390.16 0.00 (0.00%)
After hours: 5:11PM EST
|Bid||389.71 x 800|
|Ask||391.97 x 900|
|Day's Range||387.28 - 392.30|
|52 Week Range||241.18 - 399.96|
|Beta (3Y Monthly)||0.95|
|PE Ratio (TTM)||18.55|
|Earnings Date||Jan. 27, 2020 - Jan. 31, 2020|
|Forward Dividend & Yield||9.60 (2.48%)|
|1y Target Est||402.89|
(Bloomberg) -- Microsoft Corp. is sending representatives to a series of meetings with Pentagon officials Wednesday to discuss how companies can contribute to the military’s work on artificial intelligence, according to a list of participants reviewed by Bloomberg. Microsoft is the only Big Tech company set to attend the event, which is likely to draw objections from employees and protesters who have broad concerns about the use of AI for military purposes.About 140 companies and organizations are on the list of attendees, which includes Boeing Co., International Business Machines Corp. and Lockheed Martin Corp. Anduril Industries Inc., a new startup from former Facebook Inc. executive Palmer Luckey, will also be there. The defense contractor began working this year on Project Maven, a technology unit of the Pentagon whose official name is the Algorithmic Warfare Cross-Functional Team.For the last two years, Maven has been at the center of a contentious public debate over the technology industry’s willingness to help build military technology. The project uses computer vision software to automatically analyze footage gathered by U.S. military drones. Google, an early participant in Maven, said last summer it would stop working on the project, following protests from employees who said the work strayed too closely to autonomous weaponry. Employees at Clarifai, a small computer vision startup, also objected to Maven, although that company continued to work on the project. It is on the list of attendees for this week’s meetings, which are co-hosted by Maven officials.Wednesday’s event is billed as an “AI Industry Day,” and the stated goal is to develop AI technology to assist soldiers in the field. The government said it is particularly interested in facial recognition, natural language processing, social media data and drone footage.Microsoft has made significant inroads with its military business over the last year. It won a contract a year ago worth as much as $480 million to build combat-ready versions of its HoloLens augmented reality headsets. Last month, it also won a $10 billion contract called Joint Enterprise Defense Infrastructure, or JEDI, to build cloud computing infrastructure for the Defense Department.Both contracts inspired criticism from Microsoft employees who said they hadn’t signed up to build weaponry. The company’s executives have consistently said they would not step back from working with the U.S. military. In a meeting with employees the week after the company won the JEDI contract, Microsoft Chief Executive Officer Satya Nadella said he respected dissenting opinions but that the company had always been unambiguous about its military work, according to a person who attended and asked not to be identified discussing a private event. A Microsoft spokesman declined to comment. Microsoft’s ties to government work have caused controversy in other areas, too. Workers at Microsoft’s GitHub unit have asked the company to cancel a contract with the U.S. Immigration and Customs Enforcement agency. On Wednesday morning, a group of protesters gathered at a GitHub conference in San Francisco to draw attention to the issue.The Defense Department has put increasing focus on AI in recent years. It sees the technology as key to geopolitical competition with China. But building it has come with challenges. U.S. officials have spoken openly about tensions in the military’s relationship with tech companies.“Some employees in the tech industry see no compelling reason to work with the Department of Defense,” Lieutenant General Jack Shanahan, the head of the Pentagon’s Joint Artificial Intelligence Center, said at an event last week. Their reluctance, he said, often came from the government’s inability to adapt to the pace of the private sector: “We don’t make it easy for them.”(Updates with GitHub protests in the seventh paragraph.)To contact the author of this story: Joshua Brustein in New York at firstname.lastname@example.orgTo contact the editor responsible for this story: Mark Milian at email@example.com, Vlad SavovFor more articles like this, please visit us at bloomberg.com©2019 Bloomberg L.P.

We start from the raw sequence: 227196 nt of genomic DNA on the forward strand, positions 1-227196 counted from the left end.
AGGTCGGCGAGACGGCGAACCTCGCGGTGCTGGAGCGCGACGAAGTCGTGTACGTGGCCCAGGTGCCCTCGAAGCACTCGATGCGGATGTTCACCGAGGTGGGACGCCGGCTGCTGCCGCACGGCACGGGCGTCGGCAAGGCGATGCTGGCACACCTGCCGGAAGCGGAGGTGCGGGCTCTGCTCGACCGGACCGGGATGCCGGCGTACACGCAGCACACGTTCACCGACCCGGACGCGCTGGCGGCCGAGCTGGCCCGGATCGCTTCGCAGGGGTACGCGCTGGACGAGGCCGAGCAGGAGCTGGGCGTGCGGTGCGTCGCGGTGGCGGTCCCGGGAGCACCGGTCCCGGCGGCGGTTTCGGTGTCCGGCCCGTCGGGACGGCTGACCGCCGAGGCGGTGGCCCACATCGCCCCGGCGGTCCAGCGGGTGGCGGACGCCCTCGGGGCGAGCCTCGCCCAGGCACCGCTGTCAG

From understanding your risk tolerance to maintaining emotional control, achieving your retirement goals takes a much different investing approach than regular stock trading.
Accomplishing the financial cushion to retire early is a fantasy for most, but bringing that fantasy to reality is not as difficult as it sounds. If you are willing to make some serious lifestyle adjustments, it can be achievable.